I come from the perspective that the healthiest diet and circumstances for human beings, body and mind, will be the ones we are evolved for. In practical terms, that means the diet and habits of our Paleolithic ancestors. More recently I've focused my personal research on the nutritional aspects of this theory, and that is where I will begin with my blog posts. Paleolithic psychology is an academic science in it's own right. My particular interest is in where molecular biology, nutrition, and optimal brain function meet.
Let's begin with diet. Ancient humans ate wild game (including marrow and organ meats), shellfish, fish, tubers, green leafy vegetables, eggs, fruits, and nuts. Notably absent are the vegetable oils and highly processed foods created in the last 50 or so years. Grains (corn, wheat, barley, rye, oats, buckwheat, quinoa, millet, etc.), legumes (red and black and pinto beans, legumes, garbanzo beans, peanuts), nightshades (white potatoes, tomatoes, peppers, and eggplant) and milk products are also relatively new foods to the human palate.
Anthropological evidence and epidemiological studies of modern and past hunter gatherers, as well as agrarian societies of the last 10,000 years, show us that the physical health of hunter gatherers far surpasses the health of grain-based societies (1). They lived longer (until the last 100 years and the invention of antibiotics and vaccines), and were free of diseases such as osteoporosis, metastatic cancer, and tooth decay, and modern hunter gatherers who eat traditional diets do not have diabetes, hypertension, obesity, atherosclerosis, acne, osteoporosis, dementia, or any of the most common cancers that we suffer from in the West.
Traditional agrarian societies were also relatively healthy (2), but they did not consume white flour, vegetable oils, refined sugar, or pasteurized milk products. In addition, they used a number of soaking and fermenting techniques to make grains and legumes healthier. And while some grains may be acceptable after preparation, I believe there may be no hope for wheat.
It is only in our modern world that we have access to entirely invented foods, chemical sugars, processed oils, quick rise breads, and genetically modified soy and wheat. While I will come up with a lot of biochemical smoke to pinpoint the fires in these nouveau foods that I believe are unhealthy, I do that out of intellectual interest rather than necessity. I already know that humans who did not eat those foods were healthier than we are. We'll see if we can find some good evidence that they were happier, too.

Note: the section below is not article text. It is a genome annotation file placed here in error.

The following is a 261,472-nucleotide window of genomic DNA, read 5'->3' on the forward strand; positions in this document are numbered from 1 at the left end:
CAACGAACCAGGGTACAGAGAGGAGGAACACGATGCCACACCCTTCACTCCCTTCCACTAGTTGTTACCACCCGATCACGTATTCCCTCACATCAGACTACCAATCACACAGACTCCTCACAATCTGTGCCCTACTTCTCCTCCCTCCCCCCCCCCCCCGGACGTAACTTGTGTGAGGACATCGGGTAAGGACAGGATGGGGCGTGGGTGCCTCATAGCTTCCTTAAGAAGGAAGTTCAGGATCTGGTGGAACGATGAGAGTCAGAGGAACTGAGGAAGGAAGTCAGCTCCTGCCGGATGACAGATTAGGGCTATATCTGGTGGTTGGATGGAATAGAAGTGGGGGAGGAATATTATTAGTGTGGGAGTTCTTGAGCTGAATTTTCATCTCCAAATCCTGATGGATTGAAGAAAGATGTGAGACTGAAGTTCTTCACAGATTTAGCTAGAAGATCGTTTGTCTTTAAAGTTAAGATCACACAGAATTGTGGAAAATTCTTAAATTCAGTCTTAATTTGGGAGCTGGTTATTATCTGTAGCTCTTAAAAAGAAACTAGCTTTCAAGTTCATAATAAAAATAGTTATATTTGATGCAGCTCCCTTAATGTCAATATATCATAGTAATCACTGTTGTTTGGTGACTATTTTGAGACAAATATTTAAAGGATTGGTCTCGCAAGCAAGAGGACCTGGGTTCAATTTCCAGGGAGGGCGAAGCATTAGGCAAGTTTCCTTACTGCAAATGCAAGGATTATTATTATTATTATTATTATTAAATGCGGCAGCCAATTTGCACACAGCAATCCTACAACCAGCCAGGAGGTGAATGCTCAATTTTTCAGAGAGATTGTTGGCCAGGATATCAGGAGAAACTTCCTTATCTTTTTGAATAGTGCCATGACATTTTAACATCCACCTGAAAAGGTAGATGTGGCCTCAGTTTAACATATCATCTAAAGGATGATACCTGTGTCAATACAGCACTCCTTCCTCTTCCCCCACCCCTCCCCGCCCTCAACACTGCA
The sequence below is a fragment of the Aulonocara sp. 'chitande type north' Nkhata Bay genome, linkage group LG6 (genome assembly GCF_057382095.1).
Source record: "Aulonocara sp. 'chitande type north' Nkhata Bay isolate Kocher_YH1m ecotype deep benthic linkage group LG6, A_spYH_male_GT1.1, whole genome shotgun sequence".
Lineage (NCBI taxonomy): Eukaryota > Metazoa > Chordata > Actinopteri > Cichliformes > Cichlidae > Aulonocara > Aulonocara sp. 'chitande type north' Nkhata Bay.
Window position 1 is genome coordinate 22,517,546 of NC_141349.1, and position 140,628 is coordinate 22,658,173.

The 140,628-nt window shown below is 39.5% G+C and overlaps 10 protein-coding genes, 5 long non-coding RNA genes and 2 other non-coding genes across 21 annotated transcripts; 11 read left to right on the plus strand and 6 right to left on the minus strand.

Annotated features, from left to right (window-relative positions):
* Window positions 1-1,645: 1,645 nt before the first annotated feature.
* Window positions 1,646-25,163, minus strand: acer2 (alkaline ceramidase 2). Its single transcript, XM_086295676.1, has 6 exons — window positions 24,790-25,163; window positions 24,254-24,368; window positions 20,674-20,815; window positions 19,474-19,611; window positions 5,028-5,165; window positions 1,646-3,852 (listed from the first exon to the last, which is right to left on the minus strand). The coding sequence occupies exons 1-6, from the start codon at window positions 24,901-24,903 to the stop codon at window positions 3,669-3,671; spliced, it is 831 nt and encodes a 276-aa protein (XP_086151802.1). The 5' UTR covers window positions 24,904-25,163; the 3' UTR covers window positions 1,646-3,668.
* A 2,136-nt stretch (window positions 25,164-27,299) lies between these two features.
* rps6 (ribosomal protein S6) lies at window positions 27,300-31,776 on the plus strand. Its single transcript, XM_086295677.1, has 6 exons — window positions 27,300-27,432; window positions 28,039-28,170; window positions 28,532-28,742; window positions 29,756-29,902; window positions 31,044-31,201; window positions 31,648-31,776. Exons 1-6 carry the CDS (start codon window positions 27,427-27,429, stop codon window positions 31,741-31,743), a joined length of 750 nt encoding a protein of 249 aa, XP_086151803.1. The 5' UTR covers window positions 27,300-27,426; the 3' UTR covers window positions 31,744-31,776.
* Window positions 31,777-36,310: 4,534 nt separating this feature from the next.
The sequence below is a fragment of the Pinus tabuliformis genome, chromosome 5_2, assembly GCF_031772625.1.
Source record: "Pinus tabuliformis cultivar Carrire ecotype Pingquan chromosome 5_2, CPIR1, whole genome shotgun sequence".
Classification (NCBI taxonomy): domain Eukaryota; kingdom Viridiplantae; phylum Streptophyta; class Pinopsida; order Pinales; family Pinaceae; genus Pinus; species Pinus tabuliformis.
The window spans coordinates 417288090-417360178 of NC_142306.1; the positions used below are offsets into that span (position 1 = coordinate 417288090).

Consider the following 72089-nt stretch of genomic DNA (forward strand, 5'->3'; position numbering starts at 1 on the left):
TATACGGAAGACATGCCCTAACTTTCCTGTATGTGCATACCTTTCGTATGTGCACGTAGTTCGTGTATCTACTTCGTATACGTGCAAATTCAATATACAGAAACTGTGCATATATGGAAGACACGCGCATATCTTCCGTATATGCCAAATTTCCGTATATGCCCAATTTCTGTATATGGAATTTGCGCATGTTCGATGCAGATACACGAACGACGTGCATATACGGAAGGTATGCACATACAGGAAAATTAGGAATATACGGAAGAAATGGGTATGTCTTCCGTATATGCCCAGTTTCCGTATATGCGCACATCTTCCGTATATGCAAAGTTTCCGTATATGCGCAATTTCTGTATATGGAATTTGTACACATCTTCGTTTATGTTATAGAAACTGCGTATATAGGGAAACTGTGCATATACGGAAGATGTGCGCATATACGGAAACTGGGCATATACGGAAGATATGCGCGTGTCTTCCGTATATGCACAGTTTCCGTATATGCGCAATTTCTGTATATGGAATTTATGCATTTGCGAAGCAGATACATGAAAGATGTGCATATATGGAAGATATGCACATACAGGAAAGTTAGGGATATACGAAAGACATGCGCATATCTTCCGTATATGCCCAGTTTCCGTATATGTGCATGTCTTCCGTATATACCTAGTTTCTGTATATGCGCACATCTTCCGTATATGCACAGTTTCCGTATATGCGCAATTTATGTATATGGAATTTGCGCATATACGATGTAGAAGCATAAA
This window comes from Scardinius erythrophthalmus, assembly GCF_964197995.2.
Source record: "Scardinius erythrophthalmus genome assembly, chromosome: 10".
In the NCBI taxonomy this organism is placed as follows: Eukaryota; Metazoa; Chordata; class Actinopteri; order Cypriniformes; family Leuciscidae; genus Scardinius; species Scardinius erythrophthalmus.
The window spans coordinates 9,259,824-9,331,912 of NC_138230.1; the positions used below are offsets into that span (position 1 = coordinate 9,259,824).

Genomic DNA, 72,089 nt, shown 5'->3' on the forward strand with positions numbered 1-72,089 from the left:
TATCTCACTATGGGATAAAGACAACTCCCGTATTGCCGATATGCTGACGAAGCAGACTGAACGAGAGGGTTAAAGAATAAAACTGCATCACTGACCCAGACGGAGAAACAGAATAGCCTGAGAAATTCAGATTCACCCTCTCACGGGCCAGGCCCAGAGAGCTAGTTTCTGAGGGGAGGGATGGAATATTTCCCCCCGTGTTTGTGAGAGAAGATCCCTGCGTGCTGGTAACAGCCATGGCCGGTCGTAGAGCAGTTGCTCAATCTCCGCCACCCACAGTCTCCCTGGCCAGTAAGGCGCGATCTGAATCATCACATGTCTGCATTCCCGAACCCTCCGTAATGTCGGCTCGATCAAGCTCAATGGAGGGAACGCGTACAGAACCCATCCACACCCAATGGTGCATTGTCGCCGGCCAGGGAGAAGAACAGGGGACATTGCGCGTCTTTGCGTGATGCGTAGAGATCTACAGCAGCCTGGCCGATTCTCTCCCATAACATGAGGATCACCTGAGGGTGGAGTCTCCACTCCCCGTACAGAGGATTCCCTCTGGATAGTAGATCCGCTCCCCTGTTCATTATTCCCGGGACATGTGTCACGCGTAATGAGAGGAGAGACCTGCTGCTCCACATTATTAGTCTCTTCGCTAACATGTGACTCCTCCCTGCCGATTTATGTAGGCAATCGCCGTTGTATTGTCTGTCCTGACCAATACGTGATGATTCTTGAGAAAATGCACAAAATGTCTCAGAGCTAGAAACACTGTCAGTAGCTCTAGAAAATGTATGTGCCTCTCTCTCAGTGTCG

The vast majority of our calories should come from foods that are known to be healthy - grassfed beef, pastured chickens and other poultry and their eggs, pastured game meats and pigs, locally grown or organically grown produce, wild fish from unpolluted waters, coconuts and other tree nuts, and olive oil. Fermented and full fat (especially raw, if you are not immunocompromised - very young children and babies, pregnant women, etc.) dairy is also acceptable. Anything that has ingredients you cannot readily pronounce without a background in biochemistry should be, for the most part, avoided, as best you can. If you are a cook and have the time and industry to prepare grains and legumes as they should be prepared, then have at it. Don't worry, more details about the specifics will follow!
Can you define what you mean by "organically grown produce"?ReplyDelete
A local farmer told me his produce doesn't qualify as organic because he uses fertilizer on his fields.
I have been doing homemade kefir from kefir grains for about a year now, not commercial kefir. When I first encountered the idea of the paleo-diet, I did not want to let go of my kefir, and so I have thought it through. It is true that human beings have not had time to adapt to kefir (1000 years), although we have been milk drinkers as infants since the dawn of the mammals. But homemade kefir has had plenty of time to adapt to humans.ReplyDelete
Why is there a problem with commercial apples (lots of fructose)? There used to plenty of wild apples that a paleo family could eat and adapt to. The problem is that agriculture bred apples to have more fructose and be bigger and brighter and more delicious. They sell better this way. In my own life time I have seen apples go from only Red Delicious being sold to perhaps 5 or 10 different kinds being sold.
But homemade kefir was always a homemade treasure, which was cultured in goat stomachs. Kefir was made to adapt to the nutritional needs of the family, not the pocket books of the farmers. And since kefir is at least 1000 years old, it has had literally about 100,000 generations to adapt to the necessity of keeping the family healthy. The family with the best kefir thrived and their kefir thrived. The family with lousy kefir did not thrive and that kefir was tossed.
Store bought kefir illustrates the difference between the breeding inside of the family and the breeding for profit. Store bought kefir deliberately takes out most of the beneficial probiotics, partly for shelf life and partly so that customers can't use the old kefir to culture new kefir. Store bought kefir is good for you, but it can't touch the homemade variety.